Recovering from a values conversation that flopped

You wanted to do the right thing. You went out on a limb. You floated a conversation about values. It flopped. Badly. Now all you want to do is take it back so you can hide back into your shell. Pretend nothing happened. Pretend you didn’t just hear and see what you heard and saw.
I have been bruised more times than I can count. Sometimes I learned things about time and place to have these conversations, and I fine-tuned my approach going forward (it takes two…). Sometimes it flopped spectacularly in the here and now. And then a few years later I got feedback by either that person, or people from that orbit, how much of a difference it made, and how that was a massively powerful intervention (sometimes you influence an organization more by leaving than you could by staying). And sometimes the content was right but the form and delivery might have been off, which, too, is a learning opportunity.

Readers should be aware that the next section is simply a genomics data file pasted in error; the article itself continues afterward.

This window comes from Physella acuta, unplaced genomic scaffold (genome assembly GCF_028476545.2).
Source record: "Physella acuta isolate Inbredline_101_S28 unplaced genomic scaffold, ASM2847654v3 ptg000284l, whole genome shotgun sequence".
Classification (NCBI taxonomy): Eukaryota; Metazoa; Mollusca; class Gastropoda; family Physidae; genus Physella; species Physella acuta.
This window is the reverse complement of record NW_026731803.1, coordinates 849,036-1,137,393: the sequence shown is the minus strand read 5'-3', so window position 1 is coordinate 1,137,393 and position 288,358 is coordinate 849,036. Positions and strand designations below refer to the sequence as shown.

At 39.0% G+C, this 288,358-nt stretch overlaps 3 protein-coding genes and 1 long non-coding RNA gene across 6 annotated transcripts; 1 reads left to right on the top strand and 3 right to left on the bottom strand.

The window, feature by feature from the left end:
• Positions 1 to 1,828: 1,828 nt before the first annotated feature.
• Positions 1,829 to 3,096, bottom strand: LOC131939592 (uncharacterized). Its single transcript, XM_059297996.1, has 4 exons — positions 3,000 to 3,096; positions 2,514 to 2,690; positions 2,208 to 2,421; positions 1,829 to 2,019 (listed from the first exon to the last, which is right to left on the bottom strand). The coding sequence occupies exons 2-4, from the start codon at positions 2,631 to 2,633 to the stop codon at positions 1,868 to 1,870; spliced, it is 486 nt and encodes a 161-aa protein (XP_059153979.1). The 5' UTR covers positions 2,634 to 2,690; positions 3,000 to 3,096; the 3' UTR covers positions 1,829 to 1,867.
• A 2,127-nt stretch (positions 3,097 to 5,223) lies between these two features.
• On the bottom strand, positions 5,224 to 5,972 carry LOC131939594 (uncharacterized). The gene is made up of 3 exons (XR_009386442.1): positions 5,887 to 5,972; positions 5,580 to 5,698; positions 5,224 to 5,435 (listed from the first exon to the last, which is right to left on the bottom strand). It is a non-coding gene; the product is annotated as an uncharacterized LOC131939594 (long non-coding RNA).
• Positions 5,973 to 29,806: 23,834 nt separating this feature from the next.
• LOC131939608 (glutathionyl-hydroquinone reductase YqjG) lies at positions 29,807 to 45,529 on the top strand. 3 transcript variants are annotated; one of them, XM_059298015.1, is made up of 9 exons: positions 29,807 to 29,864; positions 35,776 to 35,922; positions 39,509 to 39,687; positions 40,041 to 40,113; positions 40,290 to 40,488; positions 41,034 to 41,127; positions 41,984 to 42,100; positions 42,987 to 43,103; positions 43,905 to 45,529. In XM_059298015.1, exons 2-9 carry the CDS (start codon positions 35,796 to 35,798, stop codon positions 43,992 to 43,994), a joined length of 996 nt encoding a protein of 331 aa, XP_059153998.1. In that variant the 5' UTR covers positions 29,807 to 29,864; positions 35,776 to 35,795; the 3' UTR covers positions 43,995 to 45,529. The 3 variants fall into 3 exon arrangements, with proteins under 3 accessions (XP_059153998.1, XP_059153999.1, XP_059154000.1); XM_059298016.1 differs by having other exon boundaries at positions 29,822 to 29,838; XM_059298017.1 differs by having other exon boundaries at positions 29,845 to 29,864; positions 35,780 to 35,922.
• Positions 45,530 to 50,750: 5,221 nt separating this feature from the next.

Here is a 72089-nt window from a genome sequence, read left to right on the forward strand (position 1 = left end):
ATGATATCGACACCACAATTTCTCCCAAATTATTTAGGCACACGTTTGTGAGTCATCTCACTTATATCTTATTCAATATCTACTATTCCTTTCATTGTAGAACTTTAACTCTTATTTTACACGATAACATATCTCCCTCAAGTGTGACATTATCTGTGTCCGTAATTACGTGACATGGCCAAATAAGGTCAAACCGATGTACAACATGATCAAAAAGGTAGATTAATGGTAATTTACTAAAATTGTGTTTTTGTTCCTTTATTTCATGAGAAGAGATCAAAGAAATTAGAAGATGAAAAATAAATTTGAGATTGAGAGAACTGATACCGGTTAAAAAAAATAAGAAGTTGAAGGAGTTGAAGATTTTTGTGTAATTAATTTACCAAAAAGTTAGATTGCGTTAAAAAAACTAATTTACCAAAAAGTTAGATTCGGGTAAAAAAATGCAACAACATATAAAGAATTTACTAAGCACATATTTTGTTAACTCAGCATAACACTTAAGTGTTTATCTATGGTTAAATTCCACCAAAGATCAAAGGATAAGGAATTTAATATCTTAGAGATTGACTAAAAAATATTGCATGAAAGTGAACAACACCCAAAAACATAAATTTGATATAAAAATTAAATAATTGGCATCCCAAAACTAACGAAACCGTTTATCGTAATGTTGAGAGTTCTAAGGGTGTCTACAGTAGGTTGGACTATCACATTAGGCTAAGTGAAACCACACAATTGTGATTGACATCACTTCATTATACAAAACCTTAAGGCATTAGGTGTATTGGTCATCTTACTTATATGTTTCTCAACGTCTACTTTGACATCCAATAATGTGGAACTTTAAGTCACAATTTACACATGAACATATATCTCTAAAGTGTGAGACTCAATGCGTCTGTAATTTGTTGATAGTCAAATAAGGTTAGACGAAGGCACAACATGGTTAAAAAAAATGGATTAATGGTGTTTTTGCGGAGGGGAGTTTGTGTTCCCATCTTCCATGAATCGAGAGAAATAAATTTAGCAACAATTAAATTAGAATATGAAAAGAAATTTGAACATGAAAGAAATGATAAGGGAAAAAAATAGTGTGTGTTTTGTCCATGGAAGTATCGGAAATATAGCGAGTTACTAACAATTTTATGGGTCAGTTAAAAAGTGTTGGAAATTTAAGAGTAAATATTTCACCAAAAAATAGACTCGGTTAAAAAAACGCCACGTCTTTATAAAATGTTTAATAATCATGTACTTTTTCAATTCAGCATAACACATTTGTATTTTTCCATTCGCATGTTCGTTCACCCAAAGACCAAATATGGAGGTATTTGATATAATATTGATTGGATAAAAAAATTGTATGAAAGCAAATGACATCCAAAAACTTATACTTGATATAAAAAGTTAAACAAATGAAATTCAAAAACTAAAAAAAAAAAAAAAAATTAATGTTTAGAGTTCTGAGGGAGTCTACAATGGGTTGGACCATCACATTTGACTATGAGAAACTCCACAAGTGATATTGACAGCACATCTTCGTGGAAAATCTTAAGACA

Wherever you are, don’t underestimate the amount of reach and radiance a person has with clear values, who stand up for them and for others when they get violated. That is what leaders do – regardless of your job title. Your wingspan is bigger than you think, and you will reach and inspire people even though you might never hear about it. Trust that. 
A note on that: When somebody does that for you, tell them what difference they made. This can be a tough fight and bring on some of the deepest moments of loneliness in the midst of it, as a lot of the crucial conversations are private or in small groups (and often rightfully so). Knowing something you did made a difference for someone else out there is so important to keep the strength to keep going. As a bonus, when you do reach out, these might well be some of the best apprenticeship/mentoring type of conversations you will ever have. Go for it!
Who should you be thanking today? 

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  1. Pingback: Your pain and where to put it (to work) – Christine Locher Leadership Development

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